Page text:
The institution of District Planning Committee as envisaged in the 73rd Constitution Amendment Act (73rd CAA) is the realisation of consistent and conscious effort towards decentralised planning since the process of planned development began in the country. The desire for decentralised planning was first expressed way back in the first five year plan (1951-56), when it was suggested to break the planning process into national, state, district and local community levels. However, the idea was given a concrete shape with the establishment of the District Development Council to consolidate plans prepared at the village level through a participative process. The newly established Panchayat Institutions at the village, block and district level were to help prepare these plans. However, their role and resources were not clearly defined and as a consequence the planning process at the grassroots level suffered.
The Administrative Reforms Commission in its report of 1967 stressed on the need for meaningful planning at the district level especially focusing on local variations in development patterns. Consequently, the Planning Commission issued guidelines for district planning in 1969, which led to several states formulating district plans. However, the exercise remained disjointed from the annual planning process in most states.
The widespread suppression and curtailment of powers of Local Self Governance institutions across the states through the late 1960s and 70s led to the choking of district planning process as well. The problem was examined again in 1984 through the Working Group on District Planning headed by C.H. Hanumantha Rao. The Working Group recommended greater decentralisation of functions, powers and resources for meaningful district planning. It also recommended the setting up of district planning bodies of about 50 members with Collector as Chief Coordinator. This planning body should be assisted by planning officers and technical experts at various levels. Other notable recommendations on strengthening planning and administration at the district level came from the G.V.K. Rao Committee on Administrative Reforms for Rural Development (1985) and the Sarkaria Commission for Centre-State Relations (1988).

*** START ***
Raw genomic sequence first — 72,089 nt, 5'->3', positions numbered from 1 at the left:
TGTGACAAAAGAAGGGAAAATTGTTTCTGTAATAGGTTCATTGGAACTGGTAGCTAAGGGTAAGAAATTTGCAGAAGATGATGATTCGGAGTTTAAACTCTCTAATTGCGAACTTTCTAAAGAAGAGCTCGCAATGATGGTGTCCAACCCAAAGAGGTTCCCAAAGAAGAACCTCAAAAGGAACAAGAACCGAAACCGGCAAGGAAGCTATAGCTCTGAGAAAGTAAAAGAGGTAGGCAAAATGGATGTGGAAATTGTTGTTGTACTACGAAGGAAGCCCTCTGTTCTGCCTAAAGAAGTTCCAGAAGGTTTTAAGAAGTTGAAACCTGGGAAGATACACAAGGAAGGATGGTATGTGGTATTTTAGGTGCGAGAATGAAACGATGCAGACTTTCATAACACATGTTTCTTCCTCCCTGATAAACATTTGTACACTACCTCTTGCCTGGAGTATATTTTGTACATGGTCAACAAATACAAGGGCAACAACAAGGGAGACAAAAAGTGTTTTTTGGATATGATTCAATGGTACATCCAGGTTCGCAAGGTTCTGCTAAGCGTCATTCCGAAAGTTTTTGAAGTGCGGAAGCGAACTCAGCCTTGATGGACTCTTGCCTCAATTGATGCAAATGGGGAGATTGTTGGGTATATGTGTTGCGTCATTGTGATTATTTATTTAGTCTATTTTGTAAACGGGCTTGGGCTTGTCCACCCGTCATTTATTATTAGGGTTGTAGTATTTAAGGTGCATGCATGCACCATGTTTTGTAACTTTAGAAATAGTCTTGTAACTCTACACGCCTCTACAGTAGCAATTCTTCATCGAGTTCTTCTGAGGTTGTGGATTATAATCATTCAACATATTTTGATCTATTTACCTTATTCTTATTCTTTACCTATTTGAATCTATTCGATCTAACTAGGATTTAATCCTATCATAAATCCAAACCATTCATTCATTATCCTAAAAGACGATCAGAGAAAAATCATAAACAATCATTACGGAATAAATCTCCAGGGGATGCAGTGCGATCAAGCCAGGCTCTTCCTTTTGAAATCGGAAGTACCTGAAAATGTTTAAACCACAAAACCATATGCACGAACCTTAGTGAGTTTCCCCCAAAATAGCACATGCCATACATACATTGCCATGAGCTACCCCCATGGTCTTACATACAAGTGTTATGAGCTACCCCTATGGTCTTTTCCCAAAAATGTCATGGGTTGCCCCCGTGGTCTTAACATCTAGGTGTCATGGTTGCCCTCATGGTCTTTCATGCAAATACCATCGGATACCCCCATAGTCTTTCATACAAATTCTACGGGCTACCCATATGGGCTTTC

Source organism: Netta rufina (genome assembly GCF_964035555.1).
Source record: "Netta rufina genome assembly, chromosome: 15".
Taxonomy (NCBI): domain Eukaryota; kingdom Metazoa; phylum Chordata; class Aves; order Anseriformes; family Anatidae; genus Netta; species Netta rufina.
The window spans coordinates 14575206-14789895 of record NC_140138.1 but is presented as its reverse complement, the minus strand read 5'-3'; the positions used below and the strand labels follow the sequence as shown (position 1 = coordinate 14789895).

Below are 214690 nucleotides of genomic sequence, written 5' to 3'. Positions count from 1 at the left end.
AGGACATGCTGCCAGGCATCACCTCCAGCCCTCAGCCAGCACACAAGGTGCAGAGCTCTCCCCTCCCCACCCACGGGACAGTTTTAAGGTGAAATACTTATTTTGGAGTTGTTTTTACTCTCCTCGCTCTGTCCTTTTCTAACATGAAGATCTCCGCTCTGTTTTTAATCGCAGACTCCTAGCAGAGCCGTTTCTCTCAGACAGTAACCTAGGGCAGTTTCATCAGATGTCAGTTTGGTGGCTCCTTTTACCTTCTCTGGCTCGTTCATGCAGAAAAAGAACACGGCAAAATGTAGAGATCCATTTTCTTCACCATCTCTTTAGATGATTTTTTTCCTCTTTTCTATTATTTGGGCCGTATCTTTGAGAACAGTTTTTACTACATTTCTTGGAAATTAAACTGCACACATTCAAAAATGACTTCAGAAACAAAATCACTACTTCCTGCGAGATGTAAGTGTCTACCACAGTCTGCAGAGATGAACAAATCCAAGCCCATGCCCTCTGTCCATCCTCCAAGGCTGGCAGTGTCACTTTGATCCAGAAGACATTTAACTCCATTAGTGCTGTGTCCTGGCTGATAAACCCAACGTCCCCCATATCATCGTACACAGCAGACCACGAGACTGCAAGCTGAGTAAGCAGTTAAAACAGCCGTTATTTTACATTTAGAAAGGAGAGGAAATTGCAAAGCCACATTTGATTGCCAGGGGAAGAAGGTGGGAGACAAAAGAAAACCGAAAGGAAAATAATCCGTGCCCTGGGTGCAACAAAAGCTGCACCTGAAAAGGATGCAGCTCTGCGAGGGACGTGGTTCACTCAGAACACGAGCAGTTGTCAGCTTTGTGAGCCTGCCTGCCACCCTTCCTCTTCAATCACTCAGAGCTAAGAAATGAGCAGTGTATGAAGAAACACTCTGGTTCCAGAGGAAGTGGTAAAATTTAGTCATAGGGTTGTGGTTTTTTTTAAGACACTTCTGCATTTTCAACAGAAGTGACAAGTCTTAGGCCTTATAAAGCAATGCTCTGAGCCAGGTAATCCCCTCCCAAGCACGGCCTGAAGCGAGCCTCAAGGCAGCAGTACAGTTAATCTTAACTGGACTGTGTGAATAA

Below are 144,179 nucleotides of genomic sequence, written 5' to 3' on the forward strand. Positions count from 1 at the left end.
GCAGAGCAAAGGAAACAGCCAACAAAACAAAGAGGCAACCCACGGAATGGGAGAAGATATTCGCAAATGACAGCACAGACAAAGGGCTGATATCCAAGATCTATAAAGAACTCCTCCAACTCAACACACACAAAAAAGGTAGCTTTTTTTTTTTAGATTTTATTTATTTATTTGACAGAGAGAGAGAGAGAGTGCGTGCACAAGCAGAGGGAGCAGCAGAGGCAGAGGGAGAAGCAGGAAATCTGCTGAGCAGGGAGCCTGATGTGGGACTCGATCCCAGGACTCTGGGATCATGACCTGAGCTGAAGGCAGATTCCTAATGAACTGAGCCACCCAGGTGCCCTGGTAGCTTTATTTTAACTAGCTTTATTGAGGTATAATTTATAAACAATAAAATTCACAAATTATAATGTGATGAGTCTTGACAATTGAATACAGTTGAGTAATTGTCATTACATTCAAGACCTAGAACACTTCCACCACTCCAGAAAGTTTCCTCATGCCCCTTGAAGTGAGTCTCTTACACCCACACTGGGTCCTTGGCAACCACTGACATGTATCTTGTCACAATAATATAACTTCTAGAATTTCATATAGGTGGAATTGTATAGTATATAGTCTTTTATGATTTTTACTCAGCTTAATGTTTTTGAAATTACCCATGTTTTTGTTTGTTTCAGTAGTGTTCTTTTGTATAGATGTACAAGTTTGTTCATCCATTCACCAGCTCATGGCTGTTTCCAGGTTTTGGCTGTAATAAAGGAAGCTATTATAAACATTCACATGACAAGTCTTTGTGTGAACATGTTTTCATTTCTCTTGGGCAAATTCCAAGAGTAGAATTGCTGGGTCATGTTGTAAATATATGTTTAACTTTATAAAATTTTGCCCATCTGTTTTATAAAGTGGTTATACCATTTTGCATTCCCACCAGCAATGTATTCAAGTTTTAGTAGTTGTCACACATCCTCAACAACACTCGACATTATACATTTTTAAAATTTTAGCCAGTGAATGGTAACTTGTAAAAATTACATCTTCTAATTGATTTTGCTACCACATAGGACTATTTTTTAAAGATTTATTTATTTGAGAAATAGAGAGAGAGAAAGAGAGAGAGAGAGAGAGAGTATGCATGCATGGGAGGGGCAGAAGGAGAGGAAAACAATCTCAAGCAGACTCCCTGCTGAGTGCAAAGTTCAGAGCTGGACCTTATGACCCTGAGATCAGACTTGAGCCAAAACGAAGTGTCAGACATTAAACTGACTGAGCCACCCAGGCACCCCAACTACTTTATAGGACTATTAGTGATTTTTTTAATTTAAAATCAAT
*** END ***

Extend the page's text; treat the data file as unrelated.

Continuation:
However, all these efforts at strengthening decentralised planning were met with consistent failure due to several reasons. The weak nature of Local Self Governance Institutions was one of the main causes. A second major cause was the continuous growth and multiplication of sectoral departments and parastatal bodies along with vertical planning, development of sector-specific schemes and vertical rather than horizontal flow of plan funds. Given this background of efforts at decentralised planning in India, the 73rd and 74th Amendments were milestones since they provided the much needed constitutional legitimacy to local governance institutions, defined their functional domains and provided for financial devolution to these institutions. The 74th CAA also mandated the establishment of District Planning Committee (DPC) as the formal body for preparation of the District Development Plan by consolidating the plans prepared by the villages and towns in the district.
It is a matter of concern that even after the lapse of 25 years since the amendments were made, decentralised planning is yet to become effective in the country. While most states carried out amendments of their respective state acts in conformation of the 73rd and 74th Amendments, the implementation of the provisions was not uniform in all cases. Setting up elected bodies in local self-governance institutions was carried out, and State Finance Commissions were also formed to provide for financial devolution to these bodies. However, formation of DPCs was one of the neglected aspects.
Planning Commission took action on these proposals and communicated to the States that the approval of Annual plan proposals for 2006-07 will be contingent upon the constitution of DPCs in all the districts. The Annual Plan Proposals must give details of the total fund availability from various sources down to the Panchayat level. They must indicate the detailed deployment of funds received from various sources among the districts and must also explain the criteria followed for allocating the resources. The preparation of annual planning exercise under the Eleventh plan is thus expected to activate the process of district planning across all the states.